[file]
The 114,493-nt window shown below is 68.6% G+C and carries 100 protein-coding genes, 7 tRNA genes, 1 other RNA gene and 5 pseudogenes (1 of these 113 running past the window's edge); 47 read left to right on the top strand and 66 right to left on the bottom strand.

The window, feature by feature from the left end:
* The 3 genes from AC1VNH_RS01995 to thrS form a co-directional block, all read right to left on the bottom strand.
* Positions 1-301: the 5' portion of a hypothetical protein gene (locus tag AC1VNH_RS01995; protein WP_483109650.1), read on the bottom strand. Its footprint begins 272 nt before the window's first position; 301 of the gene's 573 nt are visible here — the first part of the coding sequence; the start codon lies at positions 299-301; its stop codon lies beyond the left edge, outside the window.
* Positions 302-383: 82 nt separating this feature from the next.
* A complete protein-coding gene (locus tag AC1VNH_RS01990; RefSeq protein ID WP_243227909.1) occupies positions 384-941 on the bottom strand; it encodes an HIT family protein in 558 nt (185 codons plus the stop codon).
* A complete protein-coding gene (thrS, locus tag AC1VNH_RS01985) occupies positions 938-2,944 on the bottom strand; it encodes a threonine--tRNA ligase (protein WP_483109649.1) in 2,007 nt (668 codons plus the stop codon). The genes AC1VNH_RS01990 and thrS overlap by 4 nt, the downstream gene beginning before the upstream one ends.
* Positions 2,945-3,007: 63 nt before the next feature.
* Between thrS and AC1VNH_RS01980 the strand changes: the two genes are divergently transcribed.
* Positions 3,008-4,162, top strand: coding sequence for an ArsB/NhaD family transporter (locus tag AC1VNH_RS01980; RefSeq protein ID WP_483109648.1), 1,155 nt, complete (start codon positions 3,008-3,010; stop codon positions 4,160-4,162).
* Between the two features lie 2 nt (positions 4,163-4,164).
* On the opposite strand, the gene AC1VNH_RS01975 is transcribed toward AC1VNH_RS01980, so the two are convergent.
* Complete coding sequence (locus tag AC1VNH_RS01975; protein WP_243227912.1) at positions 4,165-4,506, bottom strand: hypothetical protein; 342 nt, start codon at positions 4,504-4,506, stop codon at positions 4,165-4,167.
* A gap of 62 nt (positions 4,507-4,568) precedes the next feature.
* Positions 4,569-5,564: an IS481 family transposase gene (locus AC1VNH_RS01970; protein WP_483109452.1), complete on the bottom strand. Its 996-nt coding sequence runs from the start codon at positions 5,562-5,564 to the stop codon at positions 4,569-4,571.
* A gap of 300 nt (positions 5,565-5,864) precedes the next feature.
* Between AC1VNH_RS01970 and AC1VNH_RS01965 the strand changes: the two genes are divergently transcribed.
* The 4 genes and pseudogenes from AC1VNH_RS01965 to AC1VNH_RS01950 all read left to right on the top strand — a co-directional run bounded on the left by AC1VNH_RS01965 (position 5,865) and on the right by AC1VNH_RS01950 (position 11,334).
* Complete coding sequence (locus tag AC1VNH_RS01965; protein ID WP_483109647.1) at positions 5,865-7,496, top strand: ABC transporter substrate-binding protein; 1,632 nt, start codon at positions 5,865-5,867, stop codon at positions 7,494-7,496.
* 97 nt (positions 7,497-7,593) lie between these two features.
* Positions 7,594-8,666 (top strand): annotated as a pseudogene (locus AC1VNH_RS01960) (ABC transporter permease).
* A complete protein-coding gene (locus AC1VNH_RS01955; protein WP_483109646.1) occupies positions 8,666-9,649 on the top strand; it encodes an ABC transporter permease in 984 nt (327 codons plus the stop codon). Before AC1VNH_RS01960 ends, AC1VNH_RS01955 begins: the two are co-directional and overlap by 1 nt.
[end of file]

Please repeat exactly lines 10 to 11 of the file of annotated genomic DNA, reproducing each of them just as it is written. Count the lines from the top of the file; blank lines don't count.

* Positions 3,008-4,162, top strand: coding sequence for an ArsB/NhaD family transporter (locus tag AC1VNH_RS01980; RefSeq protein ID WP_483109648.1), 1,155 nt, complete (start codon positions 3,008-3,010; stop codon positions 4,160-4,162).
* Between the two features lie 2 nt (positions 4,163-4,164).